Editor’s note: I Follow is all about ESPN employees on Twitter: what they tweet, whom they follow and how you can interact socially with anyone and everyone.
Since joining Twitter in 2009, NFL business analyst Andrew Brandt has used his feed to take followers behind the veiled curtains for a 140-character glimpse at what happens in negotiations between agents and team execs.
In addition to his ESPN role, the former Green Bay Packers vice president serves as director of sports law for the Moorad Center at Villanova Law School and he’s a lecturer at the prestigious University of Pennsylvania’s Wharton School of Business. On Friday, March 15, Brandt will moderate the 2013 Jeffrey S. Moorad Sports Law Journal Symposium on the “Concussion Conundrum.”
Front Row caught up with Brandt, who shares his thoughts about Twitter.
Twitter handle: @adbrandt
(as of 03/13/2013)
How much does Twitter affect your dual roles as a business analyst and college professor?
It gives me an outlet to share nuggets of information gleaned over 25 years as an agent, team executive, columnist, broadcaster and educator. It has been nice to be able to give back that knowledge in various ways, including in bite-size bits on Twitter. My Twitter entries blend in with everything else I am doing.
As a former NFL team executive, do you think Twitter would have been an asset or obstacle in your job?
Twitter is a common tool among team executives to see what the media, agents and players are saying. I hear from many front office people who follow me and many others; they use Twitter handles that are anonymous so people do not know it is them.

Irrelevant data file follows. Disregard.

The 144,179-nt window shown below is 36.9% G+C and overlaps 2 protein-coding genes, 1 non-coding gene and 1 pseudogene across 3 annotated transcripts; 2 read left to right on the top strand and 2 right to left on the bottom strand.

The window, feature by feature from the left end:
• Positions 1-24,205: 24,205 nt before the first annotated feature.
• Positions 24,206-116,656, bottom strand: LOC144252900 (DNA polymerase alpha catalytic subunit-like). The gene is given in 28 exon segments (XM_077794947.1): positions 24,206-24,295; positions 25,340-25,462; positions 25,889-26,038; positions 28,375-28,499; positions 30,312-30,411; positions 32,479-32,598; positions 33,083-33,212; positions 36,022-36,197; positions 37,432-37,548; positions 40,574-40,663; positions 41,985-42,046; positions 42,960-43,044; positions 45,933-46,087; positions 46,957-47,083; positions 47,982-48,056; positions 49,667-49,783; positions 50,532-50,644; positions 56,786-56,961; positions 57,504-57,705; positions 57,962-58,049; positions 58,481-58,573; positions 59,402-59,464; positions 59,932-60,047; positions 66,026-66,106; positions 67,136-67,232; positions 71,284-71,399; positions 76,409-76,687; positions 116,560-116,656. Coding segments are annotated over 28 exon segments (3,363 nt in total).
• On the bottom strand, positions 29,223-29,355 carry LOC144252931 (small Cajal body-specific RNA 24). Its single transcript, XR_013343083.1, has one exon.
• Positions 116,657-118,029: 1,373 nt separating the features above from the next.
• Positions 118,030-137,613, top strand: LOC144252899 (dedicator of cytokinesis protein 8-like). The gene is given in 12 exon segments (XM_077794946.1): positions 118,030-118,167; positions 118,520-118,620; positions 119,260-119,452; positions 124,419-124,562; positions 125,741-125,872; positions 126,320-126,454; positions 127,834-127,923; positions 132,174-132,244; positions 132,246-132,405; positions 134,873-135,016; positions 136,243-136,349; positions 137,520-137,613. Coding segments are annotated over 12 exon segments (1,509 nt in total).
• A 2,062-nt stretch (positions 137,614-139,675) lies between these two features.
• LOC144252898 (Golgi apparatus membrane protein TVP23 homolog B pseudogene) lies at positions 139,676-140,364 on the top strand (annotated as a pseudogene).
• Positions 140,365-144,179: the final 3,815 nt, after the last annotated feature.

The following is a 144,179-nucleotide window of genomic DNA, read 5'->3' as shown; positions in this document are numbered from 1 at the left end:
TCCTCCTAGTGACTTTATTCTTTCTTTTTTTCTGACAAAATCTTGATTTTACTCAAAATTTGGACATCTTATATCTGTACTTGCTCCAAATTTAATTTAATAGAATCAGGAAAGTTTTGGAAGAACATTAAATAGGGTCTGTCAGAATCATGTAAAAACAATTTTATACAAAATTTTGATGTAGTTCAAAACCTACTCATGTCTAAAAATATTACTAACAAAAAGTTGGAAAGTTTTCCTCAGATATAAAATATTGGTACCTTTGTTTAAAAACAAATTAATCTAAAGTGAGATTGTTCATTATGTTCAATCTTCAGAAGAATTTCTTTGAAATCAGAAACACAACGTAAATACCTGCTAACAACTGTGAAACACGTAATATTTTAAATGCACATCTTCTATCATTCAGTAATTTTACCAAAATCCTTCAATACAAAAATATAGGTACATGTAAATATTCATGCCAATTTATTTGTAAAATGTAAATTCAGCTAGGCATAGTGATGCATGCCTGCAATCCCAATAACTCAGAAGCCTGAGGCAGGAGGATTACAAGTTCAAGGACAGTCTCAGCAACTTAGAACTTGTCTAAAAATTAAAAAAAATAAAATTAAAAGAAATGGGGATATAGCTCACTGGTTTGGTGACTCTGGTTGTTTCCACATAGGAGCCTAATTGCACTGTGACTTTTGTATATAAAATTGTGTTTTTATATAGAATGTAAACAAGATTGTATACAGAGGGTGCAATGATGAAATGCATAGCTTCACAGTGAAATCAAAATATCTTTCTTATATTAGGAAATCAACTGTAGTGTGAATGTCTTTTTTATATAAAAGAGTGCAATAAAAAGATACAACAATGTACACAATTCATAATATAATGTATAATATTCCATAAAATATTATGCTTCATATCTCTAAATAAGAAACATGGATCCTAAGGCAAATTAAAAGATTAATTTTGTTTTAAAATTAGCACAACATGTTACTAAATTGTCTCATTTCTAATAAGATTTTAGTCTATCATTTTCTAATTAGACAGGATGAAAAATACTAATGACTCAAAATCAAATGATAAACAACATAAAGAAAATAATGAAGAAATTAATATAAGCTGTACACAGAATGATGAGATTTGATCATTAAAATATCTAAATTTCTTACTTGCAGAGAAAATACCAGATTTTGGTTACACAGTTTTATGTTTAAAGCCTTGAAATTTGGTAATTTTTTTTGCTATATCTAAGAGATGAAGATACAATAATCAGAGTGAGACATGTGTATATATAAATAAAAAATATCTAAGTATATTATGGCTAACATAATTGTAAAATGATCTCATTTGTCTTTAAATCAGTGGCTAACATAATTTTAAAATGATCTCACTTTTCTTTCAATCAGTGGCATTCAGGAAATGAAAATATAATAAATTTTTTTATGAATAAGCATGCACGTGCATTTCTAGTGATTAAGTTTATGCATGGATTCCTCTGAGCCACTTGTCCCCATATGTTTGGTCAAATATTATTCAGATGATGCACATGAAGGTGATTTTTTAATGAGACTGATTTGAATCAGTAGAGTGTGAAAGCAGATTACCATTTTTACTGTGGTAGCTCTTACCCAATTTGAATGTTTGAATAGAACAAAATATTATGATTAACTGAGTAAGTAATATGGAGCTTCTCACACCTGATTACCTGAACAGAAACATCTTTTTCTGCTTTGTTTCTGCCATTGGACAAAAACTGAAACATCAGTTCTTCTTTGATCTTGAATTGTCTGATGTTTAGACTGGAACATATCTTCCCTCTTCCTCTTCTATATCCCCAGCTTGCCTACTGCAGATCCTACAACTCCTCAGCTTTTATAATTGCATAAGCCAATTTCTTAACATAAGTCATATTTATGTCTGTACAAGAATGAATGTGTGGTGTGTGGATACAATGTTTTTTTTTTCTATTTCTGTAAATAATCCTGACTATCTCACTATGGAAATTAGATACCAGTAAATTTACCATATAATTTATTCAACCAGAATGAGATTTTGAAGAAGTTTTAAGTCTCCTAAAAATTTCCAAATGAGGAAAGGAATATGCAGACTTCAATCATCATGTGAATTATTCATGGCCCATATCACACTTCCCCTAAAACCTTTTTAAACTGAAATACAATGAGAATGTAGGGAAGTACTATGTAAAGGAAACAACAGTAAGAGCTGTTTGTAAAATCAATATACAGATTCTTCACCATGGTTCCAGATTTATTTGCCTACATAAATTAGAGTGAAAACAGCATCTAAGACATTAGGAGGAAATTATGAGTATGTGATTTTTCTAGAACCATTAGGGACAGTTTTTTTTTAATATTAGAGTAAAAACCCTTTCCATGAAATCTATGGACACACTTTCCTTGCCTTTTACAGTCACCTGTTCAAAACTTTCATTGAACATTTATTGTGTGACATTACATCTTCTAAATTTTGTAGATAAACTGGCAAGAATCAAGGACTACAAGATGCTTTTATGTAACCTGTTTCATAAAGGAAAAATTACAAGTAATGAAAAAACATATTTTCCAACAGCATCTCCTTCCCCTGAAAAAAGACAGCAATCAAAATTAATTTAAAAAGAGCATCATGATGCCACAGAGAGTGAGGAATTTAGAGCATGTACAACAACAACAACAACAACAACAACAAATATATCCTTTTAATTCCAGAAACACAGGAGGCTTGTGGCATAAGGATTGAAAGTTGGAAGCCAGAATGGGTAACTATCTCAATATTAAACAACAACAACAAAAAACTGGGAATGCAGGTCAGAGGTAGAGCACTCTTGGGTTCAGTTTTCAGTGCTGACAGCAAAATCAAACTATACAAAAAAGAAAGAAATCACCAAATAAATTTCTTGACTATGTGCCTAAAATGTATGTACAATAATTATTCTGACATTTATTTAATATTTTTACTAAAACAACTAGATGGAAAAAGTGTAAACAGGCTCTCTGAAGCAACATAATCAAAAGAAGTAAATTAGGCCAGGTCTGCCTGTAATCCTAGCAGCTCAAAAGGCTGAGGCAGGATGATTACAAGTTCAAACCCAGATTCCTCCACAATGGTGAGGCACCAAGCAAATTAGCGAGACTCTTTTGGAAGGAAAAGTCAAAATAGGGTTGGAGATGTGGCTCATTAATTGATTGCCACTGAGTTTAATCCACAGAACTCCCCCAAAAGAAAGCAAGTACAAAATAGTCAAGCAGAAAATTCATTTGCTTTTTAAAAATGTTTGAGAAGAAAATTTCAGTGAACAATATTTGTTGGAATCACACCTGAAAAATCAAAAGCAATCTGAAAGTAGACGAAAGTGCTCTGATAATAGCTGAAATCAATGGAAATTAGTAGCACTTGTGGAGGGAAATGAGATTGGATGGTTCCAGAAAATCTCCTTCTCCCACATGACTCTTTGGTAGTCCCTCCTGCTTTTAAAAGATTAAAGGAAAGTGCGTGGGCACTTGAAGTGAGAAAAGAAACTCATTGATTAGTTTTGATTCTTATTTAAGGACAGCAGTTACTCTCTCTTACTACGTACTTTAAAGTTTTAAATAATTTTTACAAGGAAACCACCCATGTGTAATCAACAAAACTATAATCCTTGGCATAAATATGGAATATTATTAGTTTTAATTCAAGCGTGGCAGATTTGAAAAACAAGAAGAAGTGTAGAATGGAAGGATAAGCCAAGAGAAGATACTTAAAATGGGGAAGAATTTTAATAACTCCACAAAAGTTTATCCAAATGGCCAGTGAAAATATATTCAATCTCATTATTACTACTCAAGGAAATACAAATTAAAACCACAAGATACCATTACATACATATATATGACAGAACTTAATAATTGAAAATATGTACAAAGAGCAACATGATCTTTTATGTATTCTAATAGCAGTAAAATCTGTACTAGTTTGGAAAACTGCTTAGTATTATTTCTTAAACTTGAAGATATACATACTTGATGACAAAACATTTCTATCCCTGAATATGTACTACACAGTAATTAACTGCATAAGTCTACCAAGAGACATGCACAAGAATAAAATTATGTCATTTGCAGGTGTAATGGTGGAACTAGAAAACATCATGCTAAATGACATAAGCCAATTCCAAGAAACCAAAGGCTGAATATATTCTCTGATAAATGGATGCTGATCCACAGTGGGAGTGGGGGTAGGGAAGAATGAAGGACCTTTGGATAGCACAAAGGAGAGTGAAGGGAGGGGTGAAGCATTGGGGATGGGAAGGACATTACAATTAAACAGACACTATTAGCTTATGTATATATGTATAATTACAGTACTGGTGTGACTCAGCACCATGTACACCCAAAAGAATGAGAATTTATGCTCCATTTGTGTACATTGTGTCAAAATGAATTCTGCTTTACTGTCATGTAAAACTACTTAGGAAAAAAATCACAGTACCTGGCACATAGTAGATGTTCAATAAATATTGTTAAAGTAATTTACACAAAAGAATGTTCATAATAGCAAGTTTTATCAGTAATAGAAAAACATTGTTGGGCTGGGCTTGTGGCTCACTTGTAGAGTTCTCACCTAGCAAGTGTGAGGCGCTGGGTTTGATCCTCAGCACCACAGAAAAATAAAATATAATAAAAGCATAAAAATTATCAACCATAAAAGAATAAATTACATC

With the 2013 NFL free agency now underway, what should your followers expect from your Twitter feed?
I will have my analysis of moves and their impact with a perspective that hopefully informs, educates and perhaps, even entertains. I will try to take followers inside the negotiations between teams and agents and peel back the curtain into what really happens in the NFL during this important time.
Who are your three favorite people to follow on Twitter and why?
I’ve known [ESPN NFL Insider] Adam [Schefter] for many years and always found him very clued in on the NFL. Twitter also allows me to follow some of my other interests including fitness, music and humor. I usually learn something from Sanjay Gupta [CNN Chief Medical Correspondent] and usually laugh from Eric Stangel [Late Show with David Letterman head writer].
What has been your most memorable Twitter exchange with a fan, athlete, former or current colleague?
It is nice to exchange with colleagues at ESPN as well as other sports media, and I’m flattered when [Sports Illustrated‘s] Peter King features my tweets in his (SI.com) Monday Morning Quarterback column. Perhaps, the most memorable exchange occurred this summer when I was traveling overseas.
I checked in on the news and noticed some Saints and other players were grumbling about the powers of Commissioner Roger Goodell. I tweeted that the time for outrage was during the CBA negotiations in 2011 when Goodell’s power was being negotiated, not now.
As I continued my travels, I found out that Roddy White had retweeted my comment and added a stream of criticisms of the NFLPA for agreeing to Goodell’s power. It prompted a public exchange and debate about the merits of the players agreeing to Goodell as “judge and jury,” with Steelers players tweeting that they didn’t vote for the CBA for that reason, etc. I had no idea what I started from 5,000 miles away.
Editor’s Note: The Moorad Sports Law Journal Symposium on concussions will feature a panel on Friday entitled “What‘s Next?: Parents, Media, Administrators, and Scholars Look Ahead.” Brandt will moderate the discussion and will be joined by four fellow ESPN experts: legal analyst Roger Cossack, NFL columnist Ashley Fox, ESPN The Magazine senior writer Peter Keating, and lead soccer analyst Taylor Twellman.